A Strangeness in My Mind, by Orhan Pamuk
A nostalgically sweet novel, A Strangeness in My Mind is a story about the inevitability of change we all face as humans. It is a story about the unrelenting shift in Istanbul, Turkey, from an early 20th century community steeped in ancient traditions, to a fast-paced, modernized, hectic and corrupt city that has grown in epic proportions by the early 1970s. And finally, though the readers might not know it until the end, A Strangeness in my Mind is most of all a story about love and the unexpected ways in which it can shape our lives.
As the 2006 Nobel Prize winner, Pamuk’s work is unique in a multitude of ways designed to draw the reader in emotionally, spiritually and mentally. Pamuk challenges us to understand what protagonist Melvut calls “the strangeness in his mind” that has followed him all of his life; as the novel progresses, the reader begins to feel such a strangeness as if it is real. The strangeness consists of boza, a hot drink sold for hundreds of years in Turkey each night on the cobblestoned streets by those dedicated to make their way in the growing city. The strangeness is a confused elopement in which Melvut believes he is running away with a hauntingly beautiful girl encountered at a cousin’s wedding, only to discover too late that the woman he has been writing hopeless love letters to all along is actually her sister. The strangeness is the growing social intensity in Istanbul through complex political upheavals and religious persecutions. It is the one-room dirt floor shack that houses Melvut and his father that they have no real rights to and that could be “rightfully” taken from them at any minute.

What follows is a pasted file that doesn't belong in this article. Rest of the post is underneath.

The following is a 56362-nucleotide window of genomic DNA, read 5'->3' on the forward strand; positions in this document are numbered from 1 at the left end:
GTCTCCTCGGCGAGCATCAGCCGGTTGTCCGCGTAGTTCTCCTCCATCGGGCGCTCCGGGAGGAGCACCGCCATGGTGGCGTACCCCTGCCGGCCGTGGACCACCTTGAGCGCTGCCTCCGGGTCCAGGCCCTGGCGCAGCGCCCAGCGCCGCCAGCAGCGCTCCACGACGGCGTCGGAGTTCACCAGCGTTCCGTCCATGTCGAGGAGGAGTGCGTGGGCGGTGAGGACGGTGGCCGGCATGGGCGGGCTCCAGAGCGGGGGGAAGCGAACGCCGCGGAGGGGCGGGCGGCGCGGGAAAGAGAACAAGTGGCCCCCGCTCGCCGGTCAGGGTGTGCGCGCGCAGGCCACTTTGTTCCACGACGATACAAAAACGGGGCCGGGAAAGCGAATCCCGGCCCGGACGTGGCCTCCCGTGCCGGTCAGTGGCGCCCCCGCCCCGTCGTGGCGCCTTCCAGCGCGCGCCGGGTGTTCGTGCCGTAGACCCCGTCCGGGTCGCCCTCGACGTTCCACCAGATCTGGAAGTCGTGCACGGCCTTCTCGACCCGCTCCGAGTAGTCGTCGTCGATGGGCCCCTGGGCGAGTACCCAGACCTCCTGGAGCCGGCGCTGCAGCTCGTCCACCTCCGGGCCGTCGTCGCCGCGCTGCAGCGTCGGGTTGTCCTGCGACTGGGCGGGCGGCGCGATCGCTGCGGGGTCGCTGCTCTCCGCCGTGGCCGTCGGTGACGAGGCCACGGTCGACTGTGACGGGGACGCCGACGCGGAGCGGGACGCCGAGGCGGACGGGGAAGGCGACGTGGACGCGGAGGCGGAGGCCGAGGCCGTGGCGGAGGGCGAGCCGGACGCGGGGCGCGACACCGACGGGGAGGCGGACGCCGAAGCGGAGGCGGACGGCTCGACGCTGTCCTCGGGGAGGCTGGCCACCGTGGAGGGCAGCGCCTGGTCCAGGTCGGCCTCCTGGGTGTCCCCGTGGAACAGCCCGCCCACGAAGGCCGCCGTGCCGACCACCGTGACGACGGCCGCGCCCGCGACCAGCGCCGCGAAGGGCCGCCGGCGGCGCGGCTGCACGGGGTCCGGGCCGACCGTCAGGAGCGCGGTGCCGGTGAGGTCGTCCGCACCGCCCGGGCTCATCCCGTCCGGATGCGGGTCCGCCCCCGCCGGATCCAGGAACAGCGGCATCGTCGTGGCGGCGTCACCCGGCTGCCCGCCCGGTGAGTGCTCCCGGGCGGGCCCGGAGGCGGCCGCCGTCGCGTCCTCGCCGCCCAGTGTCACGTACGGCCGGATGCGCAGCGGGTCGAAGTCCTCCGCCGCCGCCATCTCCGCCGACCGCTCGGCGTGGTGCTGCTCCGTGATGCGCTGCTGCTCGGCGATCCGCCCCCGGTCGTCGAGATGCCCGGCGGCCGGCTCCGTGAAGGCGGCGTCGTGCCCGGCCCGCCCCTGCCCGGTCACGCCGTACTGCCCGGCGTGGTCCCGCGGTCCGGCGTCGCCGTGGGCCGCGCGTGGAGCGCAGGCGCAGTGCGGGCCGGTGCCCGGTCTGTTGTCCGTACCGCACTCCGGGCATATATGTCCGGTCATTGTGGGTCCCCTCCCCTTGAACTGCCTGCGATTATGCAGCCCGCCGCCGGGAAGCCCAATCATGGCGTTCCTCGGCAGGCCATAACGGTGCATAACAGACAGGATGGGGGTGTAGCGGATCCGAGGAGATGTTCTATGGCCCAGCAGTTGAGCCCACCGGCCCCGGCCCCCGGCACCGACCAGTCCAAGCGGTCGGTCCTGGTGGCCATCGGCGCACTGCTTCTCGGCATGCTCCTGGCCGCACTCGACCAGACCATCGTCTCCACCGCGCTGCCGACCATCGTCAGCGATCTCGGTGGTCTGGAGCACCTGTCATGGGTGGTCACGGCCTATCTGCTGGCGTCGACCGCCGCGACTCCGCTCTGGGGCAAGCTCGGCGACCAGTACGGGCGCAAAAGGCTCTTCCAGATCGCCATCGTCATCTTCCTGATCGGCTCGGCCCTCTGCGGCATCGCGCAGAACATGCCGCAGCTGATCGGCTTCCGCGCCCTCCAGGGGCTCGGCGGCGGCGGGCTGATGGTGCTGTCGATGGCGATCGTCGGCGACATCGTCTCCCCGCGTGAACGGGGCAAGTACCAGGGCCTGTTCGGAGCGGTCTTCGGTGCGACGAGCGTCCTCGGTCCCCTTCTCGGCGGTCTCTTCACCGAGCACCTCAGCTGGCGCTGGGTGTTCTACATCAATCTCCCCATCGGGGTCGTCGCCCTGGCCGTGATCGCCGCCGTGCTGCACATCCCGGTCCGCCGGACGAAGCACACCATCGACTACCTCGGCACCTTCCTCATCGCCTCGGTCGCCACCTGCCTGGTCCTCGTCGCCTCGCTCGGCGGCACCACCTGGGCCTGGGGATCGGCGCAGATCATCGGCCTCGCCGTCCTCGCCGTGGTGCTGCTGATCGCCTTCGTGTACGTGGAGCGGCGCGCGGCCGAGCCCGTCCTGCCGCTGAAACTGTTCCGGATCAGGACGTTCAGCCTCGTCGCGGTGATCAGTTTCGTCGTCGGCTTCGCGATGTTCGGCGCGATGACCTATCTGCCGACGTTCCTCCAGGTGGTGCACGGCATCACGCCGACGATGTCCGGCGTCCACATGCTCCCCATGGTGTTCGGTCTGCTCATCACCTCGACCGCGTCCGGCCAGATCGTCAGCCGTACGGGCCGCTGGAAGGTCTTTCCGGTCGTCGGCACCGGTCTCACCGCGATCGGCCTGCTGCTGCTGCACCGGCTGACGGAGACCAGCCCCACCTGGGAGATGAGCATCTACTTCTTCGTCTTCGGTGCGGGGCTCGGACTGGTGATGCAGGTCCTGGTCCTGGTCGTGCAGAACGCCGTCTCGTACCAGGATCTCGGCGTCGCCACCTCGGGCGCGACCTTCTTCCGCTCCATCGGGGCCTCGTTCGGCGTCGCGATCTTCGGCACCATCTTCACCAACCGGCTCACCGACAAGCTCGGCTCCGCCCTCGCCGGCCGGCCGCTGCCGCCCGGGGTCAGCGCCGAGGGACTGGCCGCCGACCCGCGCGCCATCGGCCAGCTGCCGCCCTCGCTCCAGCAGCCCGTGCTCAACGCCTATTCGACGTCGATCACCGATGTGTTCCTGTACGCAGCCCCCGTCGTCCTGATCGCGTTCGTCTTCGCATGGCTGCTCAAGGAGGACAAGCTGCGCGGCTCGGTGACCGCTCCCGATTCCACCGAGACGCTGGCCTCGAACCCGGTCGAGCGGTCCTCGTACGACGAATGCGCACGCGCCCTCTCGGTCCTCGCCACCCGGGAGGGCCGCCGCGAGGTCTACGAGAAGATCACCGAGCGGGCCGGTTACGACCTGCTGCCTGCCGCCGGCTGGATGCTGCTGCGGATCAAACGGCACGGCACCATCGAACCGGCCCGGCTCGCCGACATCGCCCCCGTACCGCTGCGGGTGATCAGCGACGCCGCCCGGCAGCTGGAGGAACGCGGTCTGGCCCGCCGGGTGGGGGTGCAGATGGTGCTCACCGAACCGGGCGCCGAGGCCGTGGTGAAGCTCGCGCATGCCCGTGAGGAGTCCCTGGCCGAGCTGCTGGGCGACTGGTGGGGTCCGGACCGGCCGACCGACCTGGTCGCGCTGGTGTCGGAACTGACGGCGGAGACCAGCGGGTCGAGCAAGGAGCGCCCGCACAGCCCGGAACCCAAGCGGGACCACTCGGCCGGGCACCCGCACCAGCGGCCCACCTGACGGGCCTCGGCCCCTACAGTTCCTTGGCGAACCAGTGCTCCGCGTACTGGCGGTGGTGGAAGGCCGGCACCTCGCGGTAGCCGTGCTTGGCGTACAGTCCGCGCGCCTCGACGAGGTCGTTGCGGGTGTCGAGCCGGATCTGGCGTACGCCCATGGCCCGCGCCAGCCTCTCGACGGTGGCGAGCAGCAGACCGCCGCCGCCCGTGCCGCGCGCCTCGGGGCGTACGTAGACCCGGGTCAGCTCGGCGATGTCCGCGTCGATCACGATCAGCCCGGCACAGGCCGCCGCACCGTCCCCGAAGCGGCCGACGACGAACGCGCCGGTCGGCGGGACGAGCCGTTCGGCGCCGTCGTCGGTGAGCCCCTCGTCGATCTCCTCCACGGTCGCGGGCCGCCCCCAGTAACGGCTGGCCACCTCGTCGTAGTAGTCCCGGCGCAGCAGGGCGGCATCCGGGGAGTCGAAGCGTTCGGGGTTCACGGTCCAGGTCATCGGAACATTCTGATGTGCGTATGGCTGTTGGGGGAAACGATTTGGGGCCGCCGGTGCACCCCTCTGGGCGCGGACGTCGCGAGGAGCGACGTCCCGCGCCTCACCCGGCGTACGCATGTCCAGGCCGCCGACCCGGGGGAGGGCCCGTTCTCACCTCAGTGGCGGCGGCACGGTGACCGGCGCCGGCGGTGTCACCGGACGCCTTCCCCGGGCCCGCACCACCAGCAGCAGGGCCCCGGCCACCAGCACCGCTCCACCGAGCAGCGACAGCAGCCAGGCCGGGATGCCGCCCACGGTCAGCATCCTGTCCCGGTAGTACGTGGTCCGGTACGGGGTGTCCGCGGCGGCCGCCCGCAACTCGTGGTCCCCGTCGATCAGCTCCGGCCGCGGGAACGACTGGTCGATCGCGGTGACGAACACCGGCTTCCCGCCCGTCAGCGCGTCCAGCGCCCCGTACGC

It is a story told by Melvut, but also through the view of each intertwining character who at times decide to directly address the reader as the story begins to become even more tangible. It is no surprise Pamuk won the Nobel Prize, as he artfully weaves a complex history of a lesser-known place into a heart-wrenching story of its inhabitants. The reader will taste the cinnamon sweet of the boza through every page as Pamuk painstakingly illustrates what it means to be human, to always be moving forward and never back.
— Meghan Doenges